While the federal House and Senate races were the big story of Tuesday’s midterm elections, voters across the country considered critical state and local ballot issues as well, including eight states that dealt with the construction of affordable housing or expanding protections for renters. According to Pew’s Stateline midterm election coverage, under most of the measures, cities would rely on bonds and targeted tax increases to fund affordable housing.
Successful measures included:
California’s Propositions 1 and 2: Proposition 1 allows the state to sell $4 billion in general obligation bonds to fund affordable housing for low-income individuals, farmworkers, and veterans; and Proposition 2 authorizes $2 billion in previously appropriated funding to go toward housing for the chronically homeless, people with disabilities and the mentally ill.
Oregon Measure 102: This amends the state Constitution to give local governments more flexibility to use bond dollars for affordable housing developments.
Portland Ballot Measure 26-199: This $652.8 million bond measure to build more affordable housing was proposed by Metro leaders. Half of the funds will go toward construction of new homes and the other half is dedicated to rehabilitating existing low-cost housing to ensure it stays in use, according to Oregon Public Broadcasting.
Voters also approved housing measures in Austin, Texas; Bellingham, Washington; Charlotte, North Carolina; Oakland and San Francisco, California.
By now you know the House Democrats have regained the majority for the first time since 2010. CLPHA’s early mid-term election analysis takes a quick look at the committee makeup of the first session of the 116th Congress beginning January 3, 2019.
While eleven races are still undecided, the Democrats are credited with gaining over 30 seats in the U.S. House of Representatives. The U.S. Senate will remain under the control of the current Republican majority in 2019 with fifty-one seats credited and two races still undecided (in Arizona and Florida), setting the stage for either a gridlocked Congress over the next two years, or an unlikely “let’s work together in a bi-partisan fashion” Congress.
Housing advocates are buoyed by post-election comments from President Trump and House Minority Leader—and possible 116th Congress Speaker—Nancy Pelosi (D-CA), who both expressed interest in moving forward with infrastructure legislation; and by the increasing number of recently elected legislators, at the national, state and local levels, who have made affordable housing and homelessness a cornerstone of their campaign platforms.
What is unknown, but will become more evident as the lame duck session of the 115th Congress winds down and the formation of the 116th Congress takes shape, is the makeup of the House and Senate committees, the formal place where the bulk of legislative work occurs. With any new Congress, there are normal House and Senate committee adjustments and realignments affecting their composition as members choose committee assignments based on seniority, personal preferences, and other factors.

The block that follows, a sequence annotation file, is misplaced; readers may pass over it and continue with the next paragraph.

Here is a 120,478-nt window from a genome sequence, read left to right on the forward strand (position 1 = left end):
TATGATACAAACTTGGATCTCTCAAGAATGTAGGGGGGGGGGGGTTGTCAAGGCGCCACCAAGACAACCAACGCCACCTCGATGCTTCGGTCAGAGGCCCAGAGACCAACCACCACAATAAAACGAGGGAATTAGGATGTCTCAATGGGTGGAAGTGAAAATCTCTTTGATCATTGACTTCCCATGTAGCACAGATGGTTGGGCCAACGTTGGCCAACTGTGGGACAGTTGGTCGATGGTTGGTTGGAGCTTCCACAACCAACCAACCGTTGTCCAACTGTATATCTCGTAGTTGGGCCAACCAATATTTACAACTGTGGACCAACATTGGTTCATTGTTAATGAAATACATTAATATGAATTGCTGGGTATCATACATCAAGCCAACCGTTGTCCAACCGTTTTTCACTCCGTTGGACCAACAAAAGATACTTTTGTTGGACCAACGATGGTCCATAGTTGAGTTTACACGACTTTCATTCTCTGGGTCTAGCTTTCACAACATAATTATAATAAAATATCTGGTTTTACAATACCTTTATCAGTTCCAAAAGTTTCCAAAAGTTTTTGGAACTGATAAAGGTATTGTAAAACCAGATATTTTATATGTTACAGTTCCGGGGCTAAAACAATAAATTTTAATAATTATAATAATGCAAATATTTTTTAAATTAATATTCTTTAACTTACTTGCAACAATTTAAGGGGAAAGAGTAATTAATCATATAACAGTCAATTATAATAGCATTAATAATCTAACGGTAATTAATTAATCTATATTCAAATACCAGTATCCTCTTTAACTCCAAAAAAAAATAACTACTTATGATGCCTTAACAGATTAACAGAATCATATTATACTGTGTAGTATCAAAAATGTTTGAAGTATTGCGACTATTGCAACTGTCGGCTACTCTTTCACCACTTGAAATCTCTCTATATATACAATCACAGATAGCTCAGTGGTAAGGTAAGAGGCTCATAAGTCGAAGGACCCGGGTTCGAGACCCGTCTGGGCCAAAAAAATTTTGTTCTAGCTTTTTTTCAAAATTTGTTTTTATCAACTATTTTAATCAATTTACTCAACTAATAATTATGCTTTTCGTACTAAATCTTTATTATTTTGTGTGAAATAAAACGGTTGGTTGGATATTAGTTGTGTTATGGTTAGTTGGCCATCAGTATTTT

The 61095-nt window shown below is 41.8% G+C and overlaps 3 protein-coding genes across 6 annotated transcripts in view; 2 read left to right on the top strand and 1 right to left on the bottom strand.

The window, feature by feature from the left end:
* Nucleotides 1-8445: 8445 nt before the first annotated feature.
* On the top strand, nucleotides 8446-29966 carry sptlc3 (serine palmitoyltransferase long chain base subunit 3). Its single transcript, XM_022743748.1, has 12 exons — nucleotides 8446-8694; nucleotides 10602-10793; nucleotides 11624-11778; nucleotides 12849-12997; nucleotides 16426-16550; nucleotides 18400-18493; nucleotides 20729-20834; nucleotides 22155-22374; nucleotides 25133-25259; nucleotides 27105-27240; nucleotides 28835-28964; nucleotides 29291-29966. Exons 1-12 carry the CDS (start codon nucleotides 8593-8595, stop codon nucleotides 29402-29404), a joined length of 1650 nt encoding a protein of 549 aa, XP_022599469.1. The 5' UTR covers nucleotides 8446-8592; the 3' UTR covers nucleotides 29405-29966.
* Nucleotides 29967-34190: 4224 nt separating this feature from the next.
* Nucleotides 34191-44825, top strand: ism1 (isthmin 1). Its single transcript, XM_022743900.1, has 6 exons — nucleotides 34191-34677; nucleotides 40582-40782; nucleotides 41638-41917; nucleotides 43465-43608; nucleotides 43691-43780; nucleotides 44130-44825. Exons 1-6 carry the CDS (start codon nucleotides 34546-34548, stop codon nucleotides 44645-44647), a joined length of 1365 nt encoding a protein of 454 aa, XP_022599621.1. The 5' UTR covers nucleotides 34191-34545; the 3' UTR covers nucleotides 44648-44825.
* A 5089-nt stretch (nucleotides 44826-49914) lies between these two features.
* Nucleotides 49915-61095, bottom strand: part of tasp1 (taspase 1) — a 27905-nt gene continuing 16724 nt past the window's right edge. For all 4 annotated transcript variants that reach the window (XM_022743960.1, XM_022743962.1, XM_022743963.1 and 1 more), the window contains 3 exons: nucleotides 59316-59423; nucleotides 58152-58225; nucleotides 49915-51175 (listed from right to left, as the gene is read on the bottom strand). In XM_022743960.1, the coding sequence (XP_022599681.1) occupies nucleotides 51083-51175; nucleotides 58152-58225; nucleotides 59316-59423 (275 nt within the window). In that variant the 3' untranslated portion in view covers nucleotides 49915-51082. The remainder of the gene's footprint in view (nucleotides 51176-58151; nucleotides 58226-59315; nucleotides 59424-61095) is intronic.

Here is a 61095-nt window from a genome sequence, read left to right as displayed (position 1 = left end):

Based upon the current assignments, the new chairpersons and ranking members are likely to be Rep. Maxine Waters (D-CA) as full chair of House Financial Services, Rep. Nita Lowey (D-NY) as full chair of House Appropriations. The full ranking member position for these committees is uncertain given the retirement of current chairs Rep. Jeb Hensarling (R-TX) at Financial Services and Rep. Rodney Frelinghuysen (R-NJ) at Appropriations. By contrast, House Ways and Means, the tax writing committee, will likely see Rep. Richard Neal (D-MA) assume the chairmanship with Rep. Kevin Brady (R-TX) as the ranking member.
On the Senate side, expectations are for chairs and ranking members to remain in their current positions for committees of particular importance to CLPHA, with one notable exception. Sen. Michael Crapo (R-ID) is expected to remain as chairman, and Sen. Sherrod Brown (D-OH), who was just reelected, is expected to remain the ranking member of the Banking, Housing, and Urban Affairs Committee. Sen. Richard Shelby (R-AL) is expected to remain chairman, and Sen. Patrick Leahy (D-VT) is expected to remain ranking member of Appropriations. Given the retirement of Sen. Orrin Hatch (R-UT), the incoming chair of Finance is uncertain, but Sen. Ron Wyden (D-OR) is expected to remain ranking member.
While Committee leadership is somewhat predictable, the larger membership of these committees and subcommittees will dramatically shift as the result of resignations, legislators vying for other electoral offices, retirements, and legislators defeated in this past week’s mid-term elections. There will be a few departures in the Senate, but most of the known committee departures will occur in the House. Among them are:
DEPARTING COMMITTEE MEMBERS OF CONGRESS --
House Financial Services Committee
House Appropriations Committee
House Ways and Means Committee
Senate Banking, House, and Urban Affairs Committee
Senate Appropriations Committee
Senate Finance Committee
CLPHA will keep members apprised of new developments as the 115th Congress lame duck session proceeds, especially given the uncertainty over the FY19 funding process, and as the 116thCongress begins to take shape. Contact Gerard Holder with questions at email@example.com.